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Biomedical Optics Express

Biomedical Optics Express

  • Editor: Joseph A. Izatt
  • Vol. 4, Iss. 11 — Nov. 1, 2013
  • pp: 2657–2666
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Photoacoustic microscopy: a potential new tool for evaluation of angiogenesis inhibitor

Sung-Liang Chen, Joseph Burnett, Duxin Sun, Xunbin Wei, Zhixing Xie, and Xueding Wang  »View Author Affiliations


Biomedical Optics Express, Vol. 4, Issue 11, pp. 2657-2666 (2013)
http://dx.doi.org/10.1364/BOE.4.002657


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Abstract

The feasibility of photoacoustic microscopy (PAM) for evaluation of angiogenesis inhibitor was investigated on a chick embryo model in vivo. Different concentrations of the angiogenesis inhibitor, Sunitinib, were applied to the chorioallantoic membrane (CAM) of the chick embryos. Imaging of microvasculature in embryo CAMs was acquired using a laser-scanning PAM system; while the optical microscopy (OM) capturing the microvascular images of the same set of CAMs for comparison served as a gold standard for validating the results from PAM. The microvascular density as a function of applied Sunitinib concentration has been quantified in both PAM and OM images. The results from these two modalities have a good agreement, suggesting that PAM could provide an unbiased quantification of microvascular density for objective evaluation of anti-angiogenesis medication. In comparison with conventional OM which enables only two-dimensional enface imaging, PAM is capable of three-dimensional analysis of microvessels, including not only morphology but also functions, as demonstrated in part by the imaging result on a canine bladder model. The emerging PAM technique shows promise to be used in clinical and preclinical settings for comprehensive and objective evaluation of anti-angiogenesis medications.

© 2013 Optical Society of America

1. Introduction

Several methodologies have been demonstrated to study 3D angiogenesis. The layer-by-layer biopsies of bone marrows were used for computer-aided 3D reconstruction images to reveal a complex arborizing and branching of microvessels in bone marrow with leukemia [3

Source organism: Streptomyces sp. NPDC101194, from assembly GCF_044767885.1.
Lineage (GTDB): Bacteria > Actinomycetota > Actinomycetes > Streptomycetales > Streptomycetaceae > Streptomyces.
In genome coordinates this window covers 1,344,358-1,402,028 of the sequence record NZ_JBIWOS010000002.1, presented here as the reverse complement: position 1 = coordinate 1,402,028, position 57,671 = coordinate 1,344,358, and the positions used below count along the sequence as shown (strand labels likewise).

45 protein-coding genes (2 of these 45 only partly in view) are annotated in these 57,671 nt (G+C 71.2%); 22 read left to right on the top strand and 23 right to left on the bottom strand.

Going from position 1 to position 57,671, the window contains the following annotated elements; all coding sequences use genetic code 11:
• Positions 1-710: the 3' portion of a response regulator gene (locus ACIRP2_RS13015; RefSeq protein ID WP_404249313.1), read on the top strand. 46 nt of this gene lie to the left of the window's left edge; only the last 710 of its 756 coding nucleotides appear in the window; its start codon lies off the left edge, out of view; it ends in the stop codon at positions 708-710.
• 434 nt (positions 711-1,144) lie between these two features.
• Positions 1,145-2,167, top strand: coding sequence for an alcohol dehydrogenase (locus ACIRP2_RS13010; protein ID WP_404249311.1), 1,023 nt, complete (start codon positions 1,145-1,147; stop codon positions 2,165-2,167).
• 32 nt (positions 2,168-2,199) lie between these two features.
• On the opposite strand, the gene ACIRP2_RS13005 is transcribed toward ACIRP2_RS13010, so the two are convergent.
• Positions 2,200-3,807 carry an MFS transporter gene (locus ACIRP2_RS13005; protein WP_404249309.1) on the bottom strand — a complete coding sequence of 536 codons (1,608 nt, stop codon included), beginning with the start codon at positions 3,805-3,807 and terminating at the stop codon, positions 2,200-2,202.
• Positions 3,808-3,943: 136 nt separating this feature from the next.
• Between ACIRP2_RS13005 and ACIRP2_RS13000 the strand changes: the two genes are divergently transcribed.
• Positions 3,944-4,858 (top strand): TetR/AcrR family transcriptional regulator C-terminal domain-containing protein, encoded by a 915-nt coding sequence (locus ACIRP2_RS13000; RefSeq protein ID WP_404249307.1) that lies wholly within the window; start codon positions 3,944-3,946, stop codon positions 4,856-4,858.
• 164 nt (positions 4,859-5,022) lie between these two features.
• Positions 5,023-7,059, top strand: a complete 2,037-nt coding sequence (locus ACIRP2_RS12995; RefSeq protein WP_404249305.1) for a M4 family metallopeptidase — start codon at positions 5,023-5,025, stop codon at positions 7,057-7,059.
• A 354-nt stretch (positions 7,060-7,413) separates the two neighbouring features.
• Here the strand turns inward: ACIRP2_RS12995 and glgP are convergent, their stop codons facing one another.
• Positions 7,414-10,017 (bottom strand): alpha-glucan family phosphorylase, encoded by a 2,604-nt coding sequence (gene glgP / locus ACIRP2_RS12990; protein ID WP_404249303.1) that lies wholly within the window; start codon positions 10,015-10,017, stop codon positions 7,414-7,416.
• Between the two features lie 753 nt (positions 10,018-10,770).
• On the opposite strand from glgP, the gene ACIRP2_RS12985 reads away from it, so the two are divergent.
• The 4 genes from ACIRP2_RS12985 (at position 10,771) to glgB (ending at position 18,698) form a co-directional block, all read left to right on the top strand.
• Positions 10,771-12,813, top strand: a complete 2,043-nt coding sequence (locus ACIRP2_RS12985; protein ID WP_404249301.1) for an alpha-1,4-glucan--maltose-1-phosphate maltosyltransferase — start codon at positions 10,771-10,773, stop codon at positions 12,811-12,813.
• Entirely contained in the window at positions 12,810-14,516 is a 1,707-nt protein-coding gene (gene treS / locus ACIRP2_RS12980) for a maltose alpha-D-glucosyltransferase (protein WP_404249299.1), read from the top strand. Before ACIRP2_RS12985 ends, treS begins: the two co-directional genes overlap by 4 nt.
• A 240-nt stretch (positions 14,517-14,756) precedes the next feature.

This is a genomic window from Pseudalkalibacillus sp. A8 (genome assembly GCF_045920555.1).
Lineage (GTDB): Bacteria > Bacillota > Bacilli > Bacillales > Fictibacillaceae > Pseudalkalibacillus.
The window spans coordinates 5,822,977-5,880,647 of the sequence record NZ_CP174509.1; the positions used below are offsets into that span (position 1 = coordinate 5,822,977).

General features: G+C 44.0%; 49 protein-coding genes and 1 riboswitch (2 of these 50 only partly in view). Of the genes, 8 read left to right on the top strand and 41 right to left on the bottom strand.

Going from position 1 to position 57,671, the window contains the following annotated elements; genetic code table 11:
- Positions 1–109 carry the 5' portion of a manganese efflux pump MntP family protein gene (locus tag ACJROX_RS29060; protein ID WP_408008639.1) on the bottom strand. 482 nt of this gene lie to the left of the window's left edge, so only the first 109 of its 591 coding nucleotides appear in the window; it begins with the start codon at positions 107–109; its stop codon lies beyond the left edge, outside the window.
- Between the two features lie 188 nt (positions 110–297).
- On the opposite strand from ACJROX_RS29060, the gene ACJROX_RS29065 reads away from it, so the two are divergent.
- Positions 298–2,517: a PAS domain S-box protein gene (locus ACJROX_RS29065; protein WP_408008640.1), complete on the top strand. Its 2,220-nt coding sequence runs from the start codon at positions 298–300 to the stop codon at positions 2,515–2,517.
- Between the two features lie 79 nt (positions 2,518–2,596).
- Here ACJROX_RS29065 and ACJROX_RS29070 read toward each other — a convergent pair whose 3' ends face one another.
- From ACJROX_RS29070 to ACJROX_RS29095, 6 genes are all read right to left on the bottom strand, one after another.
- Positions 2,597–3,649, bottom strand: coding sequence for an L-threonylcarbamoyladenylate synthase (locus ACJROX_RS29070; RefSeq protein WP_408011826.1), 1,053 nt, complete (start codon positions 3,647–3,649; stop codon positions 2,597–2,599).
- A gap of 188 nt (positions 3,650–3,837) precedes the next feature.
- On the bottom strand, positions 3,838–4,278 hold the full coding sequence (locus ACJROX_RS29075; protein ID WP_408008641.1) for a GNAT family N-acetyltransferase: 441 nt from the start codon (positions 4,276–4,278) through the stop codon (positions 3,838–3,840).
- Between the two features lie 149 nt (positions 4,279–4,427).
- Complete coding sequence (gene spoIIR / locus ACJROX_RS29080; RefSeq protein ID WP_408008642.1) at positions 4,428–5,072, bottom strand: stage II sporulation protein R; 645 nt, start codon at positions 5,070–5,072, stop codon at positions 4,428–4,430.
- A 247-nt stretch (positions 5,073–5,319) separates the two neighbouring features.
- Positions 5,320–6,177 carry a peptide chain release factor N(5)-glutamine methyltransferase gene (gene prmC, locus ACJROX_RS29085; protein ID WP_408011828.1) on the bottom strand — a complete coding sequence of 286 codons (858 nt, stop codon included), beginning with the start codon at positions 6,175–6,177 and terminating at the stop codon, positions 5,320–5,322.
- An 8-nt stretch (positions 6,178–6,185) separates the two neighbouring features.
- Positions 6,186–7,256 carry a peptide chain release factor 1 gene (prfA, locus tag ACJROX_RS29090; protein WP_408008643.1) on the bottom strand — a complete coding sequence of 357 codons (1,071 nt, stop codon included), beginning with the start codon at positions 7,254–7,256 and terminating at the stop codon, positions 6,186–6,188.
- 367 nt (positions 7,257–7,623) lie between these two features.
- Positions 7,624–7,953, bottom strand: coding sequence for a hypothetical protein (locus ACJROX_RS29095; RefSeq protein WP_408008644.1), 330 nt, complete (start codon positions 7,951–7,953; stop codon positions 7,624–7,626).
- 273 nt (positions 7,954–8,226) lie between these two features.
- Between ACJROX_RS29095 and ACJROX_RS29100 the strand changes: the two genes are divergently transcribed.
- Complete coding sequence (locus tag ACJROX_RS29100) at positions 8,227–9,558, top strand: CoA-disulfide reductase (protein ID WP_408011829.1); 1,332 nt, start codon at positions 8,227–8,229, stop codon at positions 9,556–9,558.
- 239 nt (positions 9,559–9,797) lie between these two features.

3. A. R. Perez-Atayde, S. E. Sallan, U. Tedrow, S. Connors, E. Allred, and J. Folkman, “Spectrum of tumor angiogenesis in the bone marrow of children with acute lymphoblastic leukemia,” Am. J. Pathol. 150(3), 815–821 (1997). [PubMed]

]. The serial sectioning of tissue samples mechanically restricts the biopsy method from applications in vivo. Laser scanning confocal microscopy can capture stacks of confocal optical slices to digitally reconstitute a 3D projection of the vascular endothelial cells with high resolution. This technology, however, usually requires staining of vascular endothelial cells for angiogenesis imaging [4

4. I. Rajantie, M. Ilmonen, A. Alminaite, U. Ozerdem, K. Alitalo, and P. Salven, “Adult bone marrow-derived cells recruited during angiogenesis comprise precursors for periendothelial vascular mural cells,” Blood 104(7), 2084–2086 (2004). [CrossRef] [PubMed]

]. 3D power Doppler ultrasound enables 3D study of cancer associated hemodynamic changes, and can render both anatomic (e.g. vascularization) and functional images (e.g. blood flow) information [5

5. H. Pairleitner, H. Steiner, G. Hasenoehrl, and A. Staudach, “Three-dimensional power Doppler sonography: imaging and quantifying blood flow and vascularization,” Ultrasound Obstet. Gynecol. 14(2), 139–143 (1999). [CrossRef] [PubMed]

,6